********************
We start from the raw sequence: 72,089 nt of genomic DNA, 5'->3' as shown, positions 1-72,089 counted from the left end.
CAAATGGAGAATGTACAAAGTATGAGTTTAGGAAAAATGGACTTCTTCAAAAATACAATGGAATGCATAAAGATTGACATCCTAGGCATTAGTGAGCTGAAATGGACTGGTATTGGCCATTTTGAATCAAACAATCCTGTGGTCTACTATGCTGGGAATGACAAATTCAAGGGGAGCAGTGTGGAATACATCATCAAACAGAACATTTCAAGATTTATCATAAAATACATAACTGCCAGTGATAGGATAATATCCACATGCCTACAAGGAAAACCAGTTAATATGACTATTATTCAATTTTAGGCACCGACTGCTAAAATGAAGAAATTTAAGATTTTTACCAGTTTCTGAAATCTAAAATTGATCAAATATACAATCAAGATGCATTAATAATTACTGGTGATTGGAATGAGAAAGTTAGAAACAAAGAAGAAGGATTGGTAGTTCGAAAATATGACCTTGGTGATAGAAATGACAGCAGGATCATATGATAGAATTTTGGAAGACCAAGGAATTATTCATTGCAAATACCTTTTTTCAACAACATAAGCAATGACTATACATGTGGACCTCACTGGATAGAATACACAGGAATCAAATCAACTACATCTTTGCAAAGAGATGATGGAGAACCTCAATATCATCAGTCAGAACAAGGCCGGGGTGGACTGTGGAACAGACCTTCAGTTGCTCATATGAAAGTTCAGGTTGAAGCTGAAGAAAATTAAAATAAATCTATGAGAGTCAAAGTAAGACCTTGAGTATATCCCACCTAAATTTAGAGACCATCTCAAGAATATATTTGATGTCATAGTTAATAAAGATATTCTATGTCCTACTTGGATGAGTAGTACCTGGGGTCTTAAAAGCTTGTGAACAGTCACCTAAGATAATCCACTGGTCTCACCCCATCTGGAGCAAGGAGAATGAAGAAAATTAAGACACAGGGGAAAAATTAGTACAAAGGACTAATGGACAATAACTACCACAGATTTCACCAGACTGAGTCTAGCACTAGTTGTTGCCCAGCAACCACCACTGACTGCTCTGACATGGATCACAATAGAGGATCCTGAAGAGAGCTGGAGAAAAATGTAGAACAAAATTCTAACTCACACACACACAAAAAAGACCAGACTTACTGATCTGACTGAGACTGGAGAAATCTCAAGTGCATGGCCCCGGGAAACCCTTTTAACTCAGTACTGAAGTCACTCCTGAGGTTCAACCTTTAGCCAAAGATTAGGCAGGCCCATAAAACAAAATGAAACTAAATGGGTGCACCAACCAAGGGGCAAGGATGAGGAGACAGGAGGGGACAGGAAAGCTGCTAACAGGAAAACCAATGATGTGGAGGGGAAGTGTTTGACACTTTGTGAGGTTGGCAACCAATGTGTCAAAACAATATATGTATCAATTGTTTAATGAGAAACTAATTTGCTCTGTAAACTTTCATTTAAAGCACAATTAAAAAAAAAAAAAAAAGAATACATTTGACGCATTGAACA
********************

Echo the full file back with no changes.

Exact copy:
We start from the raw sequence: 72,089 nt of genomic DNA, 5'->3' as shown, positions 1-72,089 counted from the left end.
CAAATGGAGAATGTACAAAGTATGAGTTTAGGAAAAATGGACTTCTTCAAAAATACAATGGAATGCATAAAGATTGACATCCTAGGCATTAGTGAGCTGAAATGGACTGGTATTGGCCATTTTGAATCAAACAATCCTGTGGTCTACTATGCTGGGAATGACAAATTCAAGGGGAGCAGTGTGGAATACATCATCAAACAGAACATTTCAAGATTTATCATAAAATACATAACTGCCAGTGATAGGATAATATCCACATGCCTACAAGGAAAACCAGTTAATATGACTATTATTCAATTTTAGGCACCGACTGCTAAAATGAAGAAATTTAAGATTTTTACCAGTTTCTGAAATCTAAAATTGATCAAATATACAATCAAGATGCATTAATAATTACTGGTGATTGGAATGAGAAAGTTAGAAACAAAGAAGAAGGATTGGTAGTTCGAAAATATGACCTTGGTGATAGAAATGACAGCAGGATCATATGATAGAATTTTGGAAGACCAAGGAATTATTCATTGCAAATACCTTTTTTCAACAACATAAGCAATGACTATACATGTGGACCTCACTGGATAGAATACACAGGAATCAAATCAACTACATCTTTGCAAAGAGATGATGGAGAACCTCAATATCATCAGTCAGAACAAGGCCGGGGTGGACTGTGGAACAGACCTTCAGTTGCTCATATGAAAGTTCAGGTTGAAGCTGAAGAAAATTAAAATAAATCTATGAGAGTCAAAGTAAGACCTTGAGTATATCCCACCTAAATTTAGAGACCATCTCAAGAATATATTTGATGTCATAGTTAATAAAGATATTCTATGTCCTACTTGGATGAGTAGTACCTGGGGTCTTAAAAGCTTGTGAACAGTCACCTAAGATAATCCACTGGTCTCACCCCATCTGGAGCAAGGAGAATGAAGAAAATTAAGACACAGGGGAAAAATTAGTACAAAGGACTAATGGACAATAACTACCACAGATTTCACCAGACTGAGTCTAGCACTAGTTGTTGCCCAGCAACCACCACTGACTGCTCTGACATGGATCACAATAGAGGATCCTGAAGAGAGCTGGAGAAAAATGTAGAACAAAATTCTAACTCACACACACACAAAAAAGACCAGACTTACTGATCTGACTGAGACTGGAGAAATCTCAAGTGCATGGCCCCGGGAAACCCTTTTAACTCAGTACTGAAGTCACTCCTGAGGTTCAACCTTTAGCCAAAGATTAGGCAGGCCCATAAAACAAAATGAAACTAAATGGGTGCACCAACCAAGGGGCAAGGATGAGGAGACAGGAGGGGACAGGAAAGCTGCTAACAGGAAAACCAATGATGTGGAGGGGAAGTGTTTGACACTTTGTGAGGTTGGCAACCAATGTGTCAAAACAATATATGTATCAATTGTTTAATGAGAAACTAATTTGCTCTGTAAACTTTCATTTAAAGCACAATTAAAAAAAAAAAAAAAAGAATACATTTGACGCATTGAACA